The Dutch study area for Bio-SOS is located within the Natura 2000 site the Veluwe (site codes: NL9801023+ NL3009017). Although the Veluwe has a total surface of 91.200 ha, the selected sites are much smaller.
The heathland area Ginkelse and Ederheide measures approximately 1000 ha and is known for its large area covered by Calluna heath vegetation. This terrain is managed by Ministry of Defense and is also used for military exercises.
The Wekeromse Zand is an active inland sand dune area, 3 km North of the Ginkelse and Ederheide, with a total area of approximately 500 ha. About 100 ha of this area is covered by open space with active inland sand dunes. Less digital data are available for this site, but the active inland sand dunes are of European importance. Moreover, both sites are so close (3km distance) that they can be treated as one case study area in BIO-SOS. Most important pressure to the biodiversity of the above mentioned habitats are the nitrogen deposition caused by intensive agriculture in the region.
Data available for the sites:
- Digital aerial photographs (e.g. 1989, 1992, 1995, 2000, 2003, 2005, 2006, 2008)
- Hyperspectral data: AHS-160
- Landsat TM or SPOT XS
- Medium and low resolution long term time series (MERIS, MODIS, NOAA-AVHRR)
- Land use databases(LGN-1 – LGN-6)
- Digital topographic maps 1:10.000
- Historical topographic maps
- Vegetation maps en relevés
- Soil data
- Digital terrain models (AHN)
- Management database in terms of sod cutting and mowing (derived from aerial photo-interpretation period 1982-2006.
- Airborne LiDAR data is planned to be ordered.
- Wageningen University got a ground LiDAR
Ginkelse- and Ederheide
Habitat types: European dry heath (4030), Dry sand heaths with Calluna and Genista (2310), iii) 2330 Inland dunes with open Corynephorus and Agrostis grasslands.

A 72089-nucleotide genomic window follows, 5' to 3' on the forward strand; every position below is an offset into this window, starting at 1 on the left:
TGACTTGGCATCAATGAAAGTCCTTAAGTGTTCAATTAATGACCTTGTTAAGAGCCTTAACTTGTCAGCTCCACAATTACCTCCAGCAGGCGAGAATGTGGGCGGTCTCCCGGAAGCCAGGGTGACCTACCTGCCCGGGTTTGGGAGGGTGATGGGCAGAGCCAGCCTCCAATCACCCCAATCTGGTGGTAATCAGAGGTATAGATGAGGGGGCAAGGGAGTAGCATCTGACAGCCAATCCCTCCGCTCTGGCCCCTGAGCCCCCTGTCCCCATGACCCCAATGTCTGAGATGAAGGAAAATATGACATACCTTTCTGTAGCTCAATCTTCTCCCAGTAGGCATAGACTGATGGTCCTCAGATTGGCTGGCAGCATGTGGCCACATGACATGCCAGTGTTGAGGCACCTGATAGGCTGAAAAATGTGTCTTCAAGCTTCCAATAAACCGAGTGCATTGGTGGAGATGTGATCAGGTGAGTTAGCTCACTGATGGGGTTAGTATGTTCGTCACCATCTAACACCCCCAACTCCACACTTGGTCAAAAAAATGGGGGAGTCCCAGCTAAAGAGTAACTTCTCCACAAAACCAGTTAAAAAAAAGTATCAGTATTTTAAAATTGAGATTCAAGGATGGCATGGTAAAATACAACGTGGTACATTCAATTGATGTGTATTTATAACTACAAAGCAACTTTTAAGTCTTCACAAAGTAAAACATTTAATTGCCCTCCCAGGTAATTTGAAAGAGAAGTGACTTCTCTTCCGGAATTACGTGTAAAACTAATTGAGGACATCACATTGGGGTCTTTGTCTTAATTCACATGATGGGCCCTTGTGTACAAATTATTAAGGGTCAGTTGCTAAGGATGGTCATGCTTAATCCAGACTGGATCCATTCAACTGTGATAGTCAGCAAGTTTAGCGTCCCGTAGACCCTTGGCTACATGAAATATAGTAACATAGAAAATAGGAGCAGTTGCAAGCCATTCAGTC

The vegetation on the Ginkelse and Ederheide consist mainly of dry and wet heath, grassland vegetation, herbaceous and shrub vegetation, and forest. In addition, small areas with open sand can be found. The Ginkelse heide is located to the south of the main road N224 going from Ede to Arnhem, and the Eder Heide is located to the North of it. Besides its ecological values, it has also archaeological values: urn fields date back from 1100 - 500 BC. The heath vegetation has developed during the Middle Ages as part of agricultural use. For many centuries, the organic layer was removed from the surface by sod-cutting. The sods were transported to a stable, where it was mixed with the animal manure and subsequently re-used on arable land. Due to overexploitation and mismanagement, the sandy soils lost fertility and heath land and inland dune systems developed.
This practice continued until the 19th century. Starting already in the beginning of the 20th century, the Ginkelse & Ederheide was used as a military exercise terrain and intensively used. A historic milestone for the area is that it has been the landing place for paratroopers during the operation Market Garden in World War II. Heavy fighting took place in and around this area then.. During the last 30 years military use has been combined with outdoor recreation (hiking, cycling). As a result ecological processes are under pressure and this causes continuous change of the landscape. Currently, the area is managed and owned by the Ministry of Defence. The current management objectives for the area is to keep heath land vegetation (Calluna vulgaris and Erica tetralix) in its optimal condition (age differentiation) by;